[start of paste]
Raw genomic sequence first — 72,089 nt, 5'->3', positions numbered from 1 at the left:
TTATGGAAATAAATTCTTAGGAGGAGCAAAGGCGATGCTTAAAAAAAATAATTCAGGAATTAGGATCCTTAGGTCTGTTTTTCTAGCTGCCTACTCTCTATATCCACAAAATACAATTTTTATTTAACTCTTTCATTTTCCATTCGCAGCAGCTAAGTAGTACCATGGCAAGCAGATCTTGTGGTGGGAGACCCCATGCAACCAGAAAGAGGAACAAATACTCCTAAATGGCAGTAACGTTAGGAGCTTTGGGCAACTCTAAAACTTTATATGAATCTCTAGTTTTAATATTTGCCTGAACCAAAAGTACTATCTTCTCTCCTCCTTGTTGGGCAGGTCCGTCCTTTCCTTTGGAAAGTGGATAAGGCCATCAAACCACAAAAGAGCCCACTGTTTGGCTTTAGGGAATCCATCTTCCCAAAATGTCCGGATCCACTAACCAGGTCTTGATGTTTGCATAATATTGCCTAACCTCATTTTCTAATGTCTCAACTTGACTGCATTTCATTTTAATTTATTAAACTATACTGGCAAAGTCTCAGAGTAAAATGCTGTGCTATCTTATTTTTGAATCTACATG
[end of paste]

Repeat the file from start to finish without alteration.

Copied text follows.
Raw genomic sequence first — 72,089 nt, 5'->3', positions numbered from 1 at the left:
TTATGGAAATAAATTCTTAGGAGGAGCAAAGGCGATGCTTAAAAAAAATAATTCAGGAATTAGGATCCTTAGGTCTGTTTTTCTAGCTGCCTACTCTCTATATCCACAAAATACAATTTTTATTTAACTCTTTCATTTTCCATTCGCAGCAGCTAAGTAGTACCATGGCAAGCAGATCTTGTGGTGGGAGACCCCATGCAACCAGAAAGAGGAACAAATACTCCTAAATGGCAGTAACGTTAGGAGCTTTGGGCAACTCTAAAACTTTATATGAATCTCTAGTTTTAATATTTGCCTGAACCAAAAGTACTATCTTCTCTCCTCCTTGTTGGGCAGGTCCGTCCTTTCCTTTGGAAAGTGGATAAGGCCATCAAACCACAAAAGAGCCCACTGTTTGGCTTTAGGGAATCCATCTTCCCAAAATGTCCGGATCCACTAACCAGGTCTTGATGTTTGCATAATATTGCCTAACCTCATTTTCTAATGTCTCAACTTGACTGCATTTCATTTTAATTTATTAAACTATACTGGCAAAGTCTCAGAGTAAAATGCTGTGCTATCTTATTTTTGAATCTACATG